Matthew Cramer (M.M. choral conducting ’17) was appointed interim director of choral activities at the University of Wisconsin, Oshkosh.
Upon the completion of a post-doctoral fellowship program at the Frederick Douglass Institute in 2018–2019, Cory Hunter (M.Div. ’09) began a dual tenure track appointment as Assistant Professor of Music at the University of Rochester and Assistant Professor of Musicology at Eastman School of Music. His current book project, The Politics of Spiritual Realism in Gospel Music Discourse and Practice, examines black gospel music in the twenty-first century and the ways in which gospel artists use various musical and discursive practices as strategies to communicate their theological commitments. Cory also examines how gospel artists employ music and discourse as mechanisms to reconstruct their subjectivities and to challenge how their followers experience God.
Alumni gathered in New Haven to celebrate the ISM’s new home in Miller Hall, and honor Peter Hawkins, who retires in December. Those in attendance included some from the ISM’s early years at Yale, including Stephen Roberts, a member of the ISM’s inaugural class of 1976. Most of them stayed for the Schola Choral Evensong service at Christ Church.
Marguerite L. Brooks will receive the Lifetime Achievement Award from Choral Arts New England in November. The award has been given annually since 1994 to individuals who have made exceptional contributions to choral singing and its culture within New England. The organization cites her broad vision for music-making, which she has passed on to her students, who identify her as one of their primary influences.
Margot Fassler, Robert S. Tangeman Professor Emerita of Music History, returned to the ISM in September to give the first Liturgy Symposium Series talk of the year on Dialogue Drama in the Late Liturgical Sequence: “Say, Mary, What Was the Annunciation Really Like?”
Peter Hawkins gave the 2019 Pitt Lecture, entitled Dante’s Commedia: From Despair to Hope to Glory, as part of the Berkeley Divinity School’s annual Convocation and Reunion in October. He was also awarded an honorary Doctor of Divinity degree from Berkeley.
Prof. Markus Rathey published an article on “Johann Sebastian Bach’s St. Matthew Passion and the Catholic Tradition” in the spring issue of Sacred Music, the journal for Catholic church musicians. The article explores Bach’s indebtedness to medieval mysticism and its revival in the seventeenth century. Together with his wife, Danielle Rathey, who teaches at NYU, he presented a paper at the Congregational Music Conference in Oxford, England. The paper presented strategies for teaching and researching church music in a diverse and intercultural context.
Professor Emeritus Thomas Murray writes of his recent and upcoming activities. On June 17, he joined Martin Jean in playing for a memorial service using both organs in Marquand Chapel for Prof. John Cook, past ISM Director. Together with the organ curators, he gave the traditional demonstration/tours of the renowned Newberry Memorial Organ for Yale College class reunions in May and June.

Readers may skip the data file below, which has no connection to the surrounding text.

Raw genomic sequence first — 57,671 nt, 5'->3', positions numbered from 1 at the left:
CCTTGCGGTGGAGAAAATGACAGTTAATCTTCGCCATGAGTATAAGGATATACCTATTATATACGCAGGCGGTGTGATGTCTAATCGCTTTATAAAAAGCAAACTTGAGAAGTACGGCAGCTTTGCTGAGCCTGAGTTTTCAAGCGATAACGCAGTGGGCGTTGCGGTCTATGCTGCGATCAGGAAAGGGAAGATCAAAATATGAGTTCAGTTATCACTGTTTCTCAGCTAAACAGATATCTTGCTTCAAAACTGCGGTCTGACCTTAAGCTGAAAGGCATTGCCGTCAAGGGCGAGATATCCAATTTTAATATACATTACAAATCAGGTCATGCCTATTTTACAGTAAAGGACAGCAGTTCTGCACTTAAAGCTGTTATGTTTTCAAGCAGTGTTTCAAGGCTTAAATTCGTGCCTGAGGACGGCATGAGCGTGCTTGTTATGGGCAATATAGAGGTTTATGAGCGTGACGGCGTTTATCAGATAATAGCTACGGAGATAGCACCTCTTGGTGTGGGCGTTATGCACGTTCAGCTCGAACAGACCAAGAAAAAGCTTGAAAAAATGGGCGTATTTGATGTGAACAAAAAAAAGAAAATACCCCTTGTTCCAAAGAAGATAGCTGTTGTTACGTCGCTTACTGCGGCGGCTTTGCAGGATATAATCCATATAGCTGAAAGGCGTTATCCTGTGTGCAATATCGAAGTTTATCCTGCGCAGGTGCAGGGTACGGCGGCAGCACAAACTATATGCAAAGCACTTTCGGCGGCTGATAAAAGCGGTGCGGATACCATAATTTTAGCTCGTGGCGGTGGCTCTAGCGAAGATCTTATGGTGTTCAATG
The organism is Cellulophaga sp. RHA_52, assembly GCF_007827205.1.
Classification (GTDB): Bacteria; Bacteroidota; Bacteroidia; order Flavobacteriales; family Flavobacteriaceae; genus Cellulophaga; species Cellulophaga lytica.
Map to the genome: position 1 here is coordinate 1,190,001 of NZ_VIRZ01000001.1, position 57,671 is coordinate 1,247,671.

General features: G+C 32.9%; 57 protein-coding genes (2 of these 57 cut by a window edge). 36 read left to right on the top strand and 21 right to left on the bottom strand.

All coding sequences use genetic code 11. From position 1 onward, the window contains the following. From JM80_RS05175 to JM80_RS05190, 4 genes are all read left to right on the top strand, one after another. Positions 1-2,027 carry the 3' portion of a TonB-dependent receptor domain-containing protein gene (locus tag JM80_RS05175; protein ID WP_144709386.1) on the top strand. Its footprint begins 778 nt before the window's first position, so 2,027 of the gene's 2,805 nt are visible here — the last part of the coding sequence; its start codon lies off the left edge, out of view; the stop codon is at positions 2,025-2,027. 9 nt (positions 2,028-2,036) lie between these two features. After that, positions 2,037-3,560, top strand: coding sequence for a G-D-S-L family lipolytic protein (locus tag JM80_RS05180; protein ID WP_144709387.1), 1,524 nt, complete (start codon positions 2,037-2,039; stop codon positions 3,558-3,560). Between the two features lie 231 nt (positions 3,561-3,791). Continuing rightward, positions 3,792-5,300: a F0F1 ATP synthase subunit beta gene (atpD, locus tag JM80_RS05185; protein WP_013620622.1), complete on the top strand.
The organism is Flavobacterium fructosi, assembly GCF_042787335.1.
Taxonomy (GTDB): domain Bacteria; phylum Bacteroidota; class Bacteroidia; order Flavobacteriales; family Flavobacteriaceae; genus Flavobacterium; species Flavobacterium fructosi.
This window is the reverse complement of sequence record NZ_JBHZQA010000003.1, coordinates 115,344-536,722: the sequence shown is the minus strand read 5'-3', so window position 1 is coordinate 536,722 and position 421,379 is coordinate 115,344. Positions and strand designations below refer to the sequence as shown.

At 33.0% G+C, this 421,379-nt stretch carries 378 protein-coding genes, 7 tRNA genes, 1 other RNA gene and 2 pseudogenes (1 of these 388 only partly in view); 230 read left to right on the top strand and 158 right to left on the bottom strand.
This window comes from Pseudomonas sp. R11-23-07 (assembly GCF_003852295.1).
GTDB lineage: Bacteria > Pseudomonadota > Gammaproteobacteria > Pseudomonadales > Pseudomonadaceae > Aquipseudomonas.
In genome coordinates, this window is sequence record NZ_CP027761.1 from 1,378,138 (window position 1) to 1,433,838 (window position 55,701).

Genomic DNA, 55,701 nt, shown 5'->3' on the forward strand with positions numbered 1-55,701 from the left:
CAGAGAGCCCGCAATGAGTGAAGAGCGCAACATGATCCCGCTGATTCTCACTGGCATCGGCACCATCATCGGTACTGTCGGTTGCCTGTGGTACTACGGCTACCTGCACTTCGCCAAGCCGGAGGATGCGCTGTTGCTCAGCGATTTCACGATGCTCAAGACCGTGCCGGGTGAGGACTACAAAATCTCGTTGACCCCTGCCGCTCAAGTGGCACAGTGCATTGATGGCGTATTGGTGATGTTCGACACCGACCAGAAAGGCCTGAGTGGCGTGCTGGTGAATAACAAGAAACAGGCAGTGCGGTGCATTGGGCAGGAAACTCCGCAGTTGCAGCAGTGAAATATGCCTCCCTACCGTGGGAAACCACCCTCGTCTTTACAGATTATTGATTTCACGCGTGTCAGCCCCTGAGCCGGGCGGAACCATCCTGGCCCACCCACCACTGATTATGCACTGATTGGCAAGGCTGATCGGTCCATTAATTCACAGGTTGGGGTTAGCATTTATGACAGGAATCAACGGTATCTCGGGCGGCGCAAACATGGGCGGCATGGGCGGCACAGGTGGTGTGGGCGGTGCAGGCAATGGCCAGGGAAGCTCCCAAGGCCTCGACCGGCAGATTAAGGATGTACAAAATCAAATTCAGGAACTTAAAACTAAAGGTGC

Last October, he played for the wedding of ISM/YSM graduate Chelsea Chen (A.D. organ ’09) and Elliott Simons on the celebrated new chancel organ in Saint Thomas Church in New York City. This was the first use of the new instrument in a nuptial ceremony. More recently, he served as a member of the jury for the Albert Schweitzer Competition in the chapel of Trinity College in Hartford on September 28.
He played in a re-dedication recital at Blessed Sacrament Church in Worcester, playing a 1929 E. M. Skinner organ restored by our Yale organ curators. In mid-October he will perform and lecture for the Organ Historical Society at Stoneleigh, the newly-opened headquarters of the Organ Historical Society in Villanova, Pennsylvania, as part of a symposium devoted to the work of Boston’s Skinner Organ Company.
Prof. Murray continues as principal organist and artist in residence at Christ Church Episcopal in New Haven.
Thomas H. Troeger, J. Edward and Ruth Cox Lantz Professor Emeritus of Christian Communication, was introduced as a Fellow of the Hymn Society at its annual conference in July. Speaking of his friend and colleague, Michael Hawn, FHS, said that Troeger is “a renaissance person … a ‘thinking person’—covering a wide range of topics including lectionary passages, expanding our language for Deity, and especially the blending of faith and science.”
Thomas Marks is hosting a daylong symposium on October 26, which will gather scholars from all over the world to consider Hearing Emotion’s Histories: Interdisciplinary Perspectives on Sacred Music and the History of Emotions, The symposium is open to the public.